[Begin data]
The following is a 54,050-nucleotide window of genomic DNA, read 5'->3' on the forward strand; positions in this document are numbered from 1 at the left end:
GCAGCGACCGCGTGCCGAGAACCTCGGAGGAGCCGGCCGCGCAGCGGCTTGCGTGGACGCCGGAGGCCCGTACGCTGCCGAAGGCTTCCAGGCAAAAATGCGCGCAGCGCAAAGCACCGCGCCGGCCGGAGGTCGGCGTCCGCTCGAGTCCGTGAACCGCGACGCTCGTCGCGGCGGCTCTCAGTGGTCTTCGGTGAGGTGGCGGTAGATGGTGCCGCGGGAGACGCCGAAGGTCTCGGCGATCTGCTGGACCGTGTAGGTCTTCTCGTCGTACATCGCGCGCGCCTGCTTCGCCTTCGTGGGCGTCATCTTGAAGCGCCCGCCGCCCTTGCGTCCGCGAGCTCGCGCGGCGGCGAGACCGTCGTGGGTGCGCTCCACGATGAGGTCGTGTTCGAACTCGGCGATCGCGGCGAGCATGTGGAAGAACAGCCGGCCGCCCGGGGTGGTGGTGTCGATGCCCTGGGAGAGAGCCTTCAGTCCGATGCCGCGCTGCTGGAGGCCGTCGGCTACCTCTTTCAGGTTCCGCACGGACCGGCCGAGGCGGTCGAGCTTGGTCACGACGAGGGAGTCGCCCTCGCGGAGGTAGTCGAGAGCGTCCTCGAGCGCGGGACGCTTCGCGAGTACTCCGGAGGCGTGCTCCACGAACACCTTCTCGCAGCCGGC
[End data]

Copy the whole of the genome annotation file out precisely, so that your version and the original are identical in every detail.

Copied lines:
The following is a 54,050-nucleotide window of genomic DNA, read 5'->3' on the forward strand; positions in this document are numbered from 1 at the left end:
GCAGCGACCGCGTGCCGAGAACCTCGGAGGAGCCGGCCGCGCAGCGGCTTGCGTGGACGCCGGAGGCCCGTACGCTGCCGAAGGCTTCCAGGCAAAAATGCGCGCAGCGCAAAGCACCGCGCCGGCCGGAGGTCGGCGTCCGCTCGAGTCCGTGAACCGCGACGCTCGTCGCGGCGGCTCTCAGTGGTCTTCGGTGAGGTGGCGGTAGATGGTGCCGCGGGAGACGCCGAAGGTCTCGGCGATCTGCTGGACCGTGTAGGTCTTCTCGTCGTACATCGCGCGCGCCTGCTTCGCCTTCGTGGGCGTCATCTTGAAGCGCCCGCCGCCCTTGCGTCCGCGAGCTCGCGCGGCGGCGAGACCGTCGTGGGTGCGCTCCACGATGAGGTCGTGTTCGAACTCGGCGATCGCGGCGAGCATGTGGAAGAACAGCCGGCCGCCCGGGGTGGTGGTGTCGATGCCCTGGGAGAGAGCCTTCAGTCCGATGCCGCGCTGCTGGAGGCCGTCGGCTACCTCTTTCAGGTTCCGCACGGACCGGCCGAGGCGGTCGAGCTTGGTCACGACGAGGGAGTCGCCCTCGCGGAGGTAGTCGAGAGCGTCCTCGAGCGCGGGACGCTTCGCGAGTACTCCGGAGGCGTGCTCCACGAACACCTTCTCGCAGCCGGC